The Melk Abbey was built by the Benedictine monks over 900 years ago. The abbey has suffered numerous fires, the plague, and war damage through the centuries. Its present high baroque form was constructed in the early 18th century, and many of era's most famous painters, sculptors, and stucco craftsmen worked on the abbey.
A visit to the abbey is well worth your time, because it is magnificent. The 640 foot Imperial Corridor runs the length of the museum, and its walls are covered with paintings of Austrian royalty. The Marble Hall has some spectacular stucco, and its ceiling fresco is impressive. The view of the village of Melk and the surrounding countryside as seen from the outdoor balcony is lovely. Anyone who loves books will enjoy the Melk Abbey Library with its 100,000 volumes of mostly religious leather-bound books. The baroque abbey church is one of the most ornate I have ever seen, with stucco and gold leaf covering everything in sight. The church builders' goal was to demonstrate what heaven looks like. It certainly is beautiful, although it was a little surprising to see the skeletons of two dead saints exhibited.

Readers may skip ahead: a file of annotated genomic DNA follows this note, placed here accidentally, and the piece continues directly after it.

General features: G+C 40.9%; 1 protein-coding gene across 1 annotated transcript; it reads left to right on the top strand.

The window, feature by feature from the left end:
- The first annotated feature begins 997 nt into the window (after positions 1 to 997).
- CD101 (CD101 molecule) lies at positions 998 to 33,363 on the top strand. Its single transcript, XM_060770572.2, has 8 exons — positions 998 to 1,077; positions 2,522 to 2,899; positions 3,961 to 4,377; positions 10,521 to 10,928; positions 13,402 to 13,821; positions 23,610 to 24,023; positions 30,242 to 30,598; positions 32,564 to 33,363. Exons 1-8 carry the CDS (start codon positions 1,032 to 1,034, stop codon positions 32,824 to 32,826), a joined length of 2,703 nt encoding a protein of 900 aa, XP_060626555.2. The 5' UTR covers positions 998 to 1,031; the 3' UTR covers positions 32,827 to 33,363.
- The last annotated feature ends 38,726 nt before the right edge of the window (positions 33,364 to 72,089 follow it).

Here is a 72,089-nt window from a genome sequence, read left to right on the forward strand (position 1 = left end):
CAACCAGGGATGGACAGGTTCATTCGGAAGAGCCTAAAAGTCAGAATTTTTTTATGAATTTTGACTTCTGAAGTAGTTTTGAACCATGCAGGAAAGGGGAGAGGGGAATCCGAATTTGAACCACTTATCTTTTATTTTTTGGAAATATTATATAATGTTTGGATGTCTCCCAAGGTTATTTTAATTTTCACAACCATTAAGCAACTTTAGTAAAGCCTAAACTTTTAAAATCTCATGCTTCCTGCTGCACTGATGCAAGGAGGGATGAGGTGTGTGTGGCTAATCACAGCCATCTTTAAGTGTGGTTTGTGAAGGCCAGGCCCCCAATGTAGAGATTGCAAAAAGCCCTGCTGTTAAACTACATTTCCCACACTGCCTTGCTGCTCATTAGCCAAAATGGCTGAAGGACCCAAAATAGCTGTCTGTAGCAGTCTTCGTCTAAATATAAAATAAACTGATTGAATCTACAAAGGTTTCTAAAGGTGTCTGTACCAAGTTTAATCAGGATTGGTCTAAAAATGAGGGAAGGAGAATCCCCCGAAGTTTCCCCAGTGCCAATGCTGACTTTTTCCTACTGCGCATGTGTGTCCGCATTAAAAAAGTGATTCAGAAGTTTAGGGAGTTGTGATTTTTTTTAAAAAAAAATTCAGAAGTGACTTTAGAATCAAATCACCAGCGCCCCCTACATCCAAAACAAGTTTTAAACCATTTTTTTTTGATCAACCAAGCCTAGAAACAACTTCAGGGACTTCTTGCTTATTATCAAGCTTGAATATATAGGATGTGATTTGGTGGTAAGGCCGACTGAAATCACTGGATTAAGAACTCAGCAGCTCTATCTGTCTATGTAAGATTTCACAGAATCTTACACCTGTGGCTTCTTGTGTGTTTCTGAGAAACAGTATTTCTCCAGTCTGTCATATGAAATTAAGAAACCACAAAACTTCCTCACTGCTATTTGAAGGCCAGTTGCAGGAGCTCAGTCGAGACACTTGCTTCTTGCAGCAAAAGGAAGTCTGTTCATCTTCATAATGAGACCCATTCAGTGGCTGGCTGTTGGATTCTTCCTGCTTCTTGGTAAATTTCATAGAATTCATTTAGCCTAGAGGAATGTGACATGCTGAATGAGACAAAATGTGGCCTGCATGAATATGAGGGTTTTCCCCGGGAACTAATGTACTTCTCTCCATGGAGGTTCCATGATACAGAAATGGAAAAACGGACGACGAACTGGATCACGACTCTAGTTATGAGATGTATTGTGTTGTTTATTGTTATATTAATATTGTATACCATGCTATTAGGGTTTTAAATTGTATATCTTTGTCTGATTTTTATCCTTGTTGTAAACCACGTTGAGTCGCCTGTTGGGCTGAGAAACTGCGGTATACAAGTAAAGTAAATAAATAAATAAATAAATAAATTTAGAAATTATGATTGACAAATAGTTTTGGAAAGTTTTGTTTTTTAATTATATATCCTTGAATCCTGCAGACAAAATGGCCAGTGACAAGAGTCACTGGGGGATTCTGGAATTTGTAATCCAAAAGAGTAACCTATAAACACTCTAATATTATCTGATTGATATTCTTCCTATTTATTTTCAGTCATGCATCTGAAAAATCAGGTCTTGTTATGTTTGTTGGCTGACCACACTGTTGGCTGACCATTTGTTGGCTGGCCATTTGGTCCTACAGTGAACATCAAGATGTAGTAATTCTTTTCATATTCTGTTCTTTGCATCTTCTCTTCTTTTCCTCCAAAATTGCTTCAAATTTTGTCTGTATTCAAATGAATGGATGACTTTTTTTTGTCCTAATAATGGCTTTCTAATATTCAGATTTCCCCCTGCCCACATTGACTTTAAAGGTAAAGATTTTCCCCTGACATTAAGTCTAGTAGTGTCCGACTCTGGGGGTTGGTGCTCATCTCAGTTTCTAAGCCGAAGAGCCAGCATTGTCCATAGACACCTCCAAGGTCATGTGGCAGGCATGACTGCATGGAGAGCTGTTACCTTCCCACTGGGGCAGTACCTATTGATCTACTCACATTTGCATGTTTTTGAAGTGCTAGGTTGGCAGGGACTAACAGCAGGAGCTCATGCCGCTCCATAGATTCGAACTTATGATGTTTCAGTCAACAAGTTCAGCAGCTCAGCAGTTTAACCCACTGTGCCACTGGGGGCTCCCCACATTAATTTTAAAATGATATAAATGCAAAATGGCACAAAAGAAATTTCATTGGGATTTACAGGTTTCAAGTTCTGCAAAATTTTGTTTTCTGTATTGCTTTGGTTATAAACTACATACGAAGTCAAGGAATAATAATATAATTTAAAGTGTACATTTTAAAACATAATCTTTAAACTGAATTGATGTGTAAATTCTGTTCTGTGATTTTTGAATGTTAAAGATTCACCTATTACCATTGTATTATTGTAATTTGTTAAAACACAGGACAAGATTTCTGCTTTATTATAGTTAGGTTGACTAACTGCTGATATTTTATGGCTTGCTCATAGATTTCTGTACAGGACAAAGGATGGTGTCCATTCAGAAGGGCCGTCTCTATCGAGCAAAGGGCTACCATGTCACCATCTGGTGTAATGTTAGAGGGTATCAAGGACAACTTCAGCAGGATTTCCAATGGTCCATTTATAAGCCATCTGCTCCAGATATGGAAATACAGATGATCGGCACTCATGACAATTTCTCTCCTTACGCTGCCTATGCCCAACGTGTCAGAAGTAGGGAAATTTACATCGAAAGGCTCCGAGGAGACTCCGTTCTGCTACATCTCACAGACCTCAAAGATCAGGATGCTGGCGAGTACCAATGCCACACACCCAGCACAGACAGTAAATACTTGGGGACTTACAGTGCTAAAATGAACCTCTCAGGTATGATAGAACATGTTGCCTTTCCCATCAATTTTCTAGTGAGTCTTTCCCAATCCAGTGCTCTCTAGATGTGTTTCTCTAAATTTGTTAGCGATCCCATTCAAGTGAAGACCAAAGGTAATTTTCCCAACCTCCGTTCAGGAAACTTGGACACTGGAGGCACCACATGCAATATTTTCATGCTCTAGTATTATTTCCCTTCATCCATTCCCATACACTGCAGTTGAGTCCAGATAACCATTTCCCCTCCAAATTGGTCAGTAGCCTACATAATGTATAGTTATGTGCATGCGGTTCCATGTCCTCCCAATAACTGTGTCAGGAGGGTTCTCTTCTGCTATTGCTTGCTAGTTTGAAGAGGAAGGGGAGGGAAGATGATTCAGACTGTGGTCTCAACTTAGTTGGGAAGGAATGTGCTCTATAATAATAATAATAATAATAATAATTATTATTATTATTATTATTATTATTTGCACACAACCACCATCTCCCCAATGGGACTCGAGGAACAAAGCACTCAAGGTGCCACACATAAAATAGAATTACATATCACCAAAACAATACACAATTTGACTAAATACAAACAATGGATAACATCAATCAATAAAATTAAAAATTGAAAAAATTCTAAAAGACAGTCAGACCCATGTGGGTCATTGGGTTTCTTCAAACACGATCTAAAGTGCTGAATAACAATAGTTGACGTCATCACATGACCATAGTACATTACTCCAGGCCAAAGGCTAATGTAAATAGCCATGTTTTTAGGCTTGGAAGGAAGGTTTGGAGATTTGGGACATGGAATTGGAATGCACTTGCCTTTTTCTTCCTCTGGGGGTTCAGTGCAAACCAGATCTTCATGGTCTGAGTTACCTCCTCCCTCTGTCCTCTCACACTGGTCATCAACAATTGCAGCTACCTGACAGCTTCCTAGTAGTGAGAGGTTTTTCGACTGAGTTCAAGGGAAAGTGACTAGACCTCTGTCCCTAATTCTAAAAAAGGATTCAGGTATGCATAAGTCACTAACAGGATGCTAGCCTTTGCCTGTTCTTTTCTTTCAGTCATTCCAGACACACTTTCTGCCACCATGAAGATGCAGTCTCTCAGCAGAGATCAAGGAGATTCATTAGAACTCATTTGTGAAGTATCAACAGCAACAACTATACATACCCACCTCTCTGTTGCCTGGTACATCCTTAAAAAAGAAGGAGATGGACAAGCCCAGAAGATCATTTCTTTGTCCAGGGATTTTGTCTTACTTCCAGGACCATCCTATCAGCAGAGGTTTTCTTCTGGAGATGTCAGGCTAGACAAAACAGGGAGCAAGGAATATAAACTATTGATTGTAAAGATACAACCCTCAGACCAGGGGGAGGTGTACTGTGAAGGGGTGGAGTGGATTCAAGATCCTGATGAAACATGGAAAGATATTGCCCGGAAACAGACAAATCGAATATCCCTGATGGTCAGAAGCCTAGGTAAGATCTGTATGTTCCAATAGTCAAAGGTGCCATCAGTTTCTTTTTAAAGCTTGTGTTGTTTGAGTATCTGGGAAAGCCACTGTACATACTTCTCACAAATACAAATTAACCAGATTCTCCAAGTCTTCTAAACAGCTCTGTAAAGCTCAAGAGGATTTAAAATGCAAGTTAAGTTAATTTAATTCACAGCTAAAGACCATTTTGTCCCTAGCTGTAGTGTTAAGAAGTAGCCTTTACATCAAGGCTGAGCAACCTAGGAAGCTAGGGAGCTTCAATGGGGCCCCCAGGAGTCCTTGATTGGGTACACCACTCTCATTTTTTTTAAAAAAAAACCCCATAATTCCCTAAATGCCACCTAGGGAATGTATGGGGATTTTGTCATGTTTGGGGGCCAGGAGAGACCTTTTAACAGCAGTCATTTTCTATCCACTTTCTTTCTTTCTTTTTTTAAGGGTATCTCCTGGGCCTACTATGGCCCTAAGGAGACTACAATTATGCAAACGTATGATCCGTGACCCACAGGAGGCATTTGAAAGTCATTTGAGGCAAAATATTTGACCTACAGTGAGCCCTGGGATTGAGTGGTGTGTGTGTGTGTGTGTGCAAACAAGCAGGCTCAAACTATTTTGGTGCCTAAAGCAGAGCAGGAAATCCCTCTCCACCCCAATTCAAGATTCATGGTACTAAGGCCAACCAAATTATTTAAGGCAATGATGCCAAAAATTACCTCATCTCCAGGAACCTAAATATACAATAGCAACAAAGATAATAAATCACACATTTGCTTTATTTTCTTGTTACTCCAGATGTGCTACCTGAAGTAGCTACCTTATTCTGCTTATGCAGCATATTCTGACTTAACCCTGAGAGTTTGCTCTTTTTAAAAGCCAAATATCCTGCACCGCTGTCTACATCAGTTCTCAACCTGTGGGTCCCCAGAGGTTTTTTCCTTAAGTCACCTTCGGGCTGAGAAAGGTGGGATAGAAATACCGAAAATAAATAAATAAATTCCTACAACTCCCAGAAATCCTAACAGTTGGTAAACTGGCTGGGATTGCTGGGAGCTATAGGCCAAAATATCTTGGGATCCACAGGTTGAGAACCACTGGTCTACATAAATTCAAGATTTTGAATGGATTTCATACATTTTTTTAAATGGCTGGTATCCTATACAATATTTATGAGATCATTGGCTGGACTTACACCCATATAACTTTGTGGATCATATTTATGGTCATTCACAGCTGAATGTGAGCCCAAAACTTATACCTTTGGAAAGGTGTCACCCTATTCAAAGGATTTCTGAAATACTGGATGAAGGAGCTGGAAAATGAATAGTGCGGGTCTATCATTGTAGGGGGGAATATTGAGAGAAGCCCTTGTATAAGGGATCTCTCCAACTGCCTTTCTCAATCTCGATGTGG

After touring the abbey, we walked down the hill to the village of Melk and spent some time exploring the town before walking back to the ship. In the afternoon, we had an onboard Viennese coffee house that included some delicious apple strudel before sailing for Passau.